NACCHO Alert : Statements to Parliament #1967referendum #Mabo25 speeches from PM @TurnbullMalcolm and @BillShortenMP

 ” I want to thank the ‘67 Referendum campaigners and thank the Mabo campaigners for the gift they gave our nation through their perseverance and dedication to their peoples and cultures.

And I thank all First Australians who preserve their ancient culture, work so hard to maintain and recover ancient languages.

Your culture defines who you are, it speaks to your country, your identity, your belonging.

For time out of mind, for more than 50,000 years your people and your culture have shaped and been shaped, cared for and been cared by, defined and been defined by this land, our land, Australia.

Your culture, our culture, is old and new, as dynamic as it is connected – on the highest tree top the new flower of the morning draws its being from deep and ancient roots.

Now it is up to us, together and united, to draw from the wisdom and the example of those we honour today and so inspired, bring new heights and brighter blooms to that tree of reconciliation which protects and enriches us all

Prime Minister Malcolm Turnbull speech : Anniversary of the 1967 Referendum and the 25th Anniversary of the Mabo Decision

Download full PM Speech here PDF

Prime Minister 1967 Referendum specch to house

Image above designed by Kristina McKinlay from NCIE Event

On Sunday 28 May from 12-5pm the NCIE 180 George St Redfern is commemorating the 50th anniversary of the successful 1967 Referendum at a community event.

NCIE CEO, Kirstie Parker said, “We’re proud to host stories and memories from the referendum campaign at the NCIE. We hope many of the Aboriginal and Torres Strait Islander and wider communities will be able to attend to share stories, memories, film, images and food with us.”

 “And finally to a referendum, the highest hurdle in Australian politics, asking Australians to vote Yes for Aboriginal people.

I want to say, as we acknowledge the champions and heroes here, I want to acknowledge the 90.8 per cent of Australian, perhaps some of us here, our parents and grandparents – they too deserve credit for righting a long-overdue wrong.

That overwhelming verdict speaks for a country that came late to the need for institutional change – but our families did get there in the end.

And it speaks for people who refused to take ‘No’ for an answer.

As the celebrated poet Oodgeroo put it:

“The real victory was the spirit of hope and optimism…

We had won something… We were visible, hopeful and vocal.

Fringe-dwellers, no more”

Mabo was an historic decision – and the Keating Government made it an historic turning point. Without regard for politics or polls, Paul Keating took the opportunity to ensure justice was done.

He brought Indigenous leaders to the Cabinet table itself to negotiate the Native Title Act – including our friend, now-Senator Patrick Dodson.”

Bill Shorten Opposition Leader : Anniversary of the 1967 Referendum and the 25th Anniversary of the Mabo Decision see full Speech Part 2

Download full Bill Shorten Speech here PDF

Bill Shorten 1967 Referendum Speech to house

View speech here

Or Here

Mr Speaker.

Yanggu gulanyin ngalawiri, dhunayi, Ngunawal dhawra. Wanggarralijinyin mariny bulan bugarabang.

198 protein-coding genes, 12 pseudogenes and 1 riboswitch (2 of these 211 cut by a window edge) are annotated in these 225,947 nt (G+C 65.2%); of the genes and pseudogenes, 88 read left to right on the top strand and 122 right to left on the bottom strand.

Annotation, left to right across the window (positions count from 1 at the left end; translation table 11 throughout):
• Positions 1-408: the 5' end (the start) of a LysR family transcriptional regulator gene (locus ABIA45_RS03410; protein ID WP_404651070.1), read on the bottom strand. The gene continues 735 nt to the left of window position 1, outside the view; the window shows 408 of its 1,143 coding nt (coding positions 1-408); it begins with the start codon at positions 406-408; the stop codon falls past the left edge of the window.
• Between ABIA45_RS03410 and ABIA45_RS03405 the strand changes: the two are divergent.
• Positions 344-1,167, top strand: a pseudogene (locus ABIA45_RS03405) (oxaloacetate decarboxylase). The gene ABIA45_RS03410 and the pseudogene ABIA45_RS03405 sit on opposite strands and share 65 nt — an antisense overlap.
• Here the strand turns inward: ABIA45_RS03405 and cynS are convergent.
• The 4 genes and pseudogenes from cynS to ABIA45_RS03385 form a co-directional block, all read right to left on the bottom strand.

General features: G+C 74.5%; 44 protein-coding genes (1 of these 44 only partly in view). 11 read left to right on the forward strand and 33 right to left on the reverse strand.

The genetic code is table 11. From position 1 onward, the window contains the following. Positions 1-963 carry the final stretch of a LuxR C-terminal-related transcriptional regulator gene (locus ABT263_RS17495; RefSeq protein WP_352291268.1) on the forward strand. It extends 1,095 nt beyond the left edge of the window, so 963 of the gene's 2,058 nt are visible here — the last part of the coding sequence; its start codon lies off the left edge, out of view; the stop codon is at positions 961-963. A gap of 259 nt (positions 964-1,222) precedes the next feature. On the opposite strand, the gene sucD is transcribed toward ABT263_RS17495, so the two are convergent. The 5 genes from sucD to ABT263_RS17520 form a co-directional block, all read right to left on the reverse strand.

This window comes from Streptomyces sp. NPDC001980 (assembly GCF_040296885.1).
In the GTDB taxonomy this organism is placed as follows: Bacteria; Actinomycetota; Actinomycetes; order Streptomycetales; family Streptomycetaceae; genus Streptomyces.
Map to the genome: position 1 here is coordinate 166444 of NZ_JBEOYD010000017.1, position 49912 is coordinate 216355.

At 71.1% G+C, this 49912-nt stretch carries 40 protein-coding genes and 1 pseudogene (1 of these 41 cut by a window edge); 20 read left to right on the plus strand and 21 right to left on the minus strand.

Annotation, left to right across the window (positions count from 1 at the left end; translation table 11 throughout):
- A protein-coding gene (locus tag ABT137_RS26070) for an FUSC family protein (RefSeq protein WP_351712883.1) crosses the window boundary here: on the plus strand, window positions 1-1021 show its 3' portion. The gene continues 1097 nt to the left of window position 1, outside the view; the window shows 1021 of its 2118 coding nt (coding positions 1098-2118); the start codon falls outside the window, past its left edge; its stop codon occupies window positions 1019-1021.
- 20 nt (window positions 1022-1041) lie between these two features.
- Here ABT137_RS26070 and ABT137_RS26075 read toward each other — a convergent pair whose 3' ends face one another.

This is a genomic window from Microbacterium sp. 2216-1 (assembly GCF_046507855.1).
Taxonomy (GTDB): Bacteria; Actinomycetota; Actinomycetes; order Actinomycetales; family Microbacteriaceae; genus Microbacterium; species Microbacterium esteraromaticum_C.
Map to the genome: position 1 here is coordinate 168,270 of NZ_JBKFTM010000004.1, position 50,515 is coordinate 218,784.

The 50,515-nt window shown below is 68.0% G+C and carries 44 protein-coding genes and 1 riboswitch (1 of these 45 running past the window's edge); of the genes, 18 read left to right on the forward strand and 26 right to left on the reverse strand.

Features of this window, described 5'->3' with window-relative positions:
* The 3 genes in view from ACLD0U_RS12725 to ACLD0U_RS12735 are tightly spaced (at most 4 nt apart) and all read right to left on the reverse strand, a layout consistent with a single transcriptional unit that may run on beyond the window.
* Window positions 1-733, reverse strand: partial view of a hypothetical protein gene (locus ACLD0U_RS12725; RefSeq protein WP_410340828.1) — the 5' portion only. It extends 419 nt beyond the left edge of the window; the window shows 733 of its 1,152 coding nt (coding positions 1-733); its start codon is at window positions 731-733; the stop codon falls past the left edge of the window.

I acknowledge we are on the lands of the Ngunnawal and Ngambri people and pay my respects to their elders past and present.

Australians come from nearly 200 countries, of all faiths, all cultures and all backgrounds.

And yet in a world where conflict and intolerance seem more intractable than ever, we live together in peace and harmony in the midst of extraordinary diversity.

Our nation has a bright future and much to celebrate.

However, Mr Speaker, we know that we have not always treated our First Australians with the respect that they deserve.

Truth is the first step towards healing.

And this week we honour those milestones that helped our nation chart a course towards reconciliation and healing – the 50th anniversary of the 1967 Referendum, 25 years since the Mabo High Court decision, and 20 years since the Bringing Them Home report.

Fifty years ago, laws and regulations controlled where our First Australians could and couldn’t move and what they could and couldn’t do – lives limited, lives demeaned, lives diminished.

Generations of Aboriginal and Torres Strait Islander children were removed from their families and communities. We acknowledge that this removal separated children from their mothers and fathers, their families, their lands, their languages and cultures – cared for by their ancestors for over 50,000 years.

Indigenous Diggers, returned from war having defended our freedoms, our democracy and the rule of law, were denied the rights of citizenship for which they had so fiercely fought.

Fifty years ago our nation was given the opportunity to vote for change.

And, Mr Speaker, our nation did.

No member of this place authorised a ‘no’ case.

The Parliament and the community were united.

The Constitutional amendment was substantial, as it needed to be.

And the result defined our nation.

The 1967 Referendum had the highest ‘Yes’ vote of any Referendum before or since.

By working together as one, we voted as a nation to enable the Commonwealth to make laws relating to Aboriginal and Torres Strait Islander people, and for our First Australians, who had always been here, to finally be counted in the official population.